2. Check-in frequently
One of the best ways to support remote employees is by checking in regularly. Not in an overbearing way, but in an empathic way – maybe a daily call, or a quick Zoom chat or phone call at the start of each week. Not only does this help employees feel supported, but it also gives them the chance to ask questions if anything is unclear, or raise any issues they might be facing. If an employee is struggling with an inadequate or noisy workplace, you might not be able to solve the problem – but you can provide reassurance that you understand their situation to alleviate worry. Importantly, checking-in like this also provides some much-needed human interaction.
Rather than asking employees to get in touch when they need to, be proactive and create a dedicated space for ongoing communication. Establish regular, predictable check-ins that employees can expect and rely on. That way, should any problems or blockers arise, there’ll be a chance to talk about them before they escalate. This also allows you to keep your finger on the pulse and help create a stable working environment. Remember that routines provide predictability and structure, which are even more valuable in times of change and unpredictability.
3. Offer support and encouragement
Since the shift to remote work was so abrupt for so many workers, it’s key to acknowledge that a lot of people will be struggling – even if they’re not verbalizing it strongly, or at all. Given the uncertainty and fear surrounding the current remote work environment, many employees will be suffering from stress and anxiety – and managers need to be able to connect with their team on an emotional level and empathize with them. Simply asking employees how they’re coping with working remotely gives them a chance to volunteer information that might have otherwise been concealed.
It’s also key to be calm and encouraging when providing support. Studies show that employees look to their managers for prompts on how to react, and when managers display stress or powerlessness, this leads to a “trickle -down effect” that can exacerbate employees’ feelings. So while it’s essential to acknowledge the fact employees might be struggling, and let them know you understand, you also need to provide positive encouragement and affirmation. Let employees know you have faith in them, and make sure they’re aware you’re there to help. Knowing they have a reliable support team helps give remote workers a sense of belonging and security.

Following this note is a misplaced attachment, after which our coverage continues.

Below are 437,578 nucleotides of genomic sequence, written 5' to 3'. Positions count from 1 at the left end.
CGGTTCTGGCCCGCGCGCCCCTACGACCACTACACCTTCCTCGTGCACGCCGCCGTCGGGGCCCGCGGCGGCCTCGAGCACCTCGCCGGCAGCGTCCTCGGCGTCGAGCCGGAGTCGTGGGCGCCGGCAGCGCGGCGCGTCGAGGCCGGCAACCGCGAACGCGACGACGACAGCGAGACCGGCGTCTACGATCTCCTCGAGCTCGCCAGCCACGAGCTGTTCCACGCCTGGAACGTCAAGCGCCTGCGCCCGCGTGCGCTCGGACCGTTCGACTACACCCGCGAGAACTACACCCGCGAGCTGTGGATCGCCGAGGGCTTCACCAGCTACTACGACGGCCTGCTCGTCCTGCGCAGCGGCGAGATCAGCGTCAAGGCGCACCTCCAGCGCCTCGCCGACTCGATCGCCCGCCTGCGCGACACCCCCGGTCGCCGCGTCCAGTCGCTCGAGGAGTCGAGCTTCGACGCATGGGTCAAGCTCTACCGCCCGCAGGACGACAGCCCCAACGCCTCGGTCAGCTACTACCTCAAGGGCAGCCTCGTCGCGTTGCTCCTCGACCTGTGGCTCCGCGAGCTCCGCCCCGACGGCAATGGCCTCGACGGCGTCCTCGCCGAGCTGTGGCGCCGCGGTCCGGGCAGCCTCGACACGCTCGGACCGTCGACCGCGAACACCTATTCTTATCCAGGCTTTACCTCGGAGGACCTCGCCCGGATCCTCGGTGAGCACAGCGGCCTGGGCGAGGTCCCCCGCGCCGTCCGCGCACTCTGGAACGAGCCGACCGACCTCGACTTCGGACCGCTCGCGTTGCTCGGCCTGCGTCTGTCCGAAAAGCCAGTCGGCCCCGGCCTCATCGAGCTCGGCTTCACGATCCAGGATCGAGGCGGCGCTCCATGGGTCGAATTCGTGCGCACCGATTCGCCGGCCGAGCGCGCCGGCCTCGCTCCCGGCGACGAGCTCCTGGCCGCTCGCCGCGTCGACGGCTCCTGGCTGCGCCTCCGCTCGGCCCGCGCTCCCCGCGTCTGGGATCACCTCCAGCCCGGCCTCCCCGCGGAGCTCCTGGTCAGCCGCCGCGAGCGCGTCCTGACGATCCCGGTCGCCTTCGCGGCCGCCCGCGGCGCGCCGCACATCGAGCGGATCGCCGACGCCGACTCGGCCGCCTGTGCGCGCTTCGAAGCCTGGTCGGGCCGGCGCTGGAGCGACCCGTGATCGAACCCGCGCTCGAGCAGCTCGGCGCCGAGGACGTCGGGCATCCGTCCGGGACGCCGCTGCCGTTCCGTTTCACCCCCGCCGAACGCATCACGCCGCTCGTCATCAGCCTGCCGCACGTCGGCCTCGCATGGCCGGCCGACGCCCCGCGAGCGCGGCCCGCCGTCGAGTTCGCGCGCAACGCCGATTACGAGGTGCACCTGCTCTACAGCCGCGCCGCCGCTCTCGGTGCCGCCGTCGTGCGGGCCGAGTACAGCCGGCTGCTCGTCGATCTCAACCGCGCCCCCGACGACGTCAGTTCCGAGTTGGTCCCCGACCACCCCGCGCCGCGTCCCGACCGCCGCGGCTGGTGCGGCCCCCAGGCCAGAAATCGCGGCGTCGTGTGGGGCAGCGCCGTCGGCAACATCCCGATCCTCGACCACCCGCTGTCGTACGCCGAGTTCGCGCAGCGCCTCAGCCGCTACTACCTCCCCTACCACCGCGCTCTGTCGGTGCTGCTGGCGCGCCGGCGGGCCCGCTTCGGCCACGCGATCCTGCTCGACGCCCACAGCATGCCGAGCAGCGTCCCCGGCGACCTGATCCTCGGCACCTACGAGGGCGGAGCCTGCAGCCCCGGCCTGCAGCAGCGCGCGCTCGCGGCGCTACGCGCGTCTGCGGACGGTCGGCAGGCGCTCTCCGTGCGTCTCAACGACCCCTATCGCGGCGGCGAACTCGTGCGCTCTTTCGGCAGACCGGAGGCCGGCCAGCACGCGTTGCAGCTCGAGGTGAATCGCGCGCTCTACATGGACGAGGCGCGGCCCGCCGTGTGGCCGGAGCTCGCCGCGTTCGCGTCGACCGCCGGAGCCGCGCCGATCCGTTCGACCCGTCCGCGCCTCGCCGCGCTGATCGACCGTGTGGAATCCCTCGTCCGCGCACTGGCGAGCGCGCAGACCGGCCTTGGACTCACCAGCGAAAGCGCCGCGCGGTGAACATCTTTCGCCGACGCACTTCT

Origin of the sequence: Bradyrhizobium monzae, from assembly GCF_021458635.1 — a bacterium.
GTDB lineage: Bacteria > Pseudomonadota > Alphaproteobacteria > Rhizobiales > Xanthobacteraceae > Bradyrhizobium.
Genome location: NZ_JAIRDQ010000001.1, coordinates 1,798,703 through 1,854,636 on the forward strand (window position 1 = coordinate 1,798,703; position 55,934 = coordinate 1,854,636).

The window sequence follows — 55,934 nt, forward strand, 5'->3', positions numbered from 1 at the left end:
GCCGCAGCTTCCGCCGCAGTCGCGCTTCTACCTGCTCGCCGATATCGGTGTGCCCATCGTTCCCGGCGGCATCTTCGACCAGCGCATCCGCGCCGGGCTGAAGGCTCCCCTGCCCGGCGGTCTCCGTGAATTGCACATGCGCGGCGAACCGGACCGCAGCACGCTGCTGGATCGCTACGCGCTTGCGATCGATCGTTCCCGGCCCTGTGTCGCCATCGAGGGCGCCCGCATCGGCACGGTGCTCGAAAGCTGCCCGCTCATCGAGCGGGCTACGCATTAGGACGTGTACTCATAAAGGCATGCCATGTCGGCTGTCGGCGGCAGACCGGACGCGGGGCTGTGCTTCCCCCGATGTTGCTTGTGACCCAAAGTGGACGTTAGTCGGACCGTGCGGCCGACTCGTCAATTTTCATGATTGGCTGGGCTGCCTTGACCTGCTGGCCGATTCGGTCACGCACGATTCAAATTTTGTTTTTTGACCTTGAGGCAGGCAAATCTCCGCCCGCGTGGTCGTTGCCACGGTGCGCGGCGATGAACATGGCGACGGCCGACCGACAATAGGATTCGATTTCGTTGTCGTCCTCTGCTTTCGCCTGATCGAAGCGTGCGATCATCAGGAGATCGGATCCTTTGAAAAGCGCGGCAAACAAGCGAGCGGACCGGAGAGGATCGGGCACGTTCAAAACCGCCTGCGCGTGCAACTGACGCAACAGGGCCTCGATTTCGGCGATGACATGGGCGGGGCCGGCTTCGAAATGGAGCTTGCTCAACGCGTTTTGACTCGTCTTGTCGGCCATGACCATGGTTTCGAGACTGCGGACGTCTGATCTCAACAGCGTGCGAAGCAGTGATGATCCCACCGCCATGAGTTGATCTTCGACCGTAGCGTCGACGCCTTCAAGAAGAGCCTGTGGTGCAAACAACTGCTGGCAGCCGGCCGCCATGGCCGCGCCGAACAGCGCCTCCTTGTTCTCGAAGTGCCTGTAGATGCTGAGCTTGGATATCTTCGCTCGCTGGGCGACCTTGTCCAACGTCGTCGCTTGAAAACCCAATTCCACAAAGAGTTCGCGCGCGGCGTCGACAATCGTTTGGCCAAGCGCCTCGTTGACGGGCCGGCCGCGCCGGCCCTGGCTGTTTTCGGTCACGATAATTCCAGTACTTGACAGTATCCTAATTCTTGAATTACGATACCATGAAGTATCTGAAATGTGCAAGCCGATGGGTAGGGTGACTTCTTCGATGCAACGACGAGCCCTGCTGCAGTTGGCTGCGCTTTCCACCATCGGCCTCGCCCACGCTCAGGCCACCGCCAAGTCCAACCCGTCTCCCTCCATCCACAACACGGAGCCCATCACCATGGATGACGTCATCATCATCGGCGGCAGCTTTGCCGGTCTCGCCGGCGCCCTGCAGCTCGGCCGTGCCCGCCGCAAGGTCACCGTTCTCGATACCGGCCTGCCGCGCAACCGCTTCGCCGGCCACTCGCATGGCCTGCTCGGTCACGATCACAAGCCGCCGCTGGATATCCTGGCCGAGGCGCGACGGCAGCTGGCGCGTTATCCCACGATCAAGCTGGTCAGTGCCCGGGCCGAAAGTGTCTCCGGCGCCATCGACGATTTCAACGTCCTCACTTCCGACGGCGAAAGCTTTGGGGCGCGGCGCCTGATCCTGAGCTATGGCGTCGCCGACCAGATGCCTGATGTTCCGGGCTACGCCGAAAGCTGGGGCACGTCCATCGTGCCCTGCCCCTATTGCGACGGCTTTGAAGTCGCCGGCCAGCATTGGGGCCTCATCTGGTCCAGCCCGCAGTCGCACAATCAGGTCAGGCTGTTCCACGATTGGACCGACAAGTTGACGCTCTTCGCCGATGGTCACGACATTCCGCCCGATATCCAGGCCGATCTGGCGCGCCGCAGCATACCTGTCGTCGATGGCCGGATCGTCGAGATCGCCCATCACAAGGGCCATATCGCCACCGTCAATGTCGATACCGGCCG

4. Ensure there’s ample social interaction
All remote workers should be able to enjoy some form of social interaction, but this is especially important for those who were hastily moved out of the office – especially for the more extraverted among us. Don’t just assume people will interact socially of their own accord; take the initiative and establish opportunities for non-work chat and social interaction yourself.
It may sound weird, but there are tons of ways to socialize virtually – it can be as simple as using the last ten minutes of team meetings to chat about how you’re all doing and what you’ve been up to. But go beyond work spaces and create a rolling virtual social schedule. That could mean holding virtual breaks each day, a virtual cocktail hour on Friday afternoon, or a virtual pizza party, where pizza is delivered to all employees at the time of a video chat or conference. It might sound artificial or forced, but these small shared experiences help create a sense of togetherness and belonging, and can reduce feelings of isolation.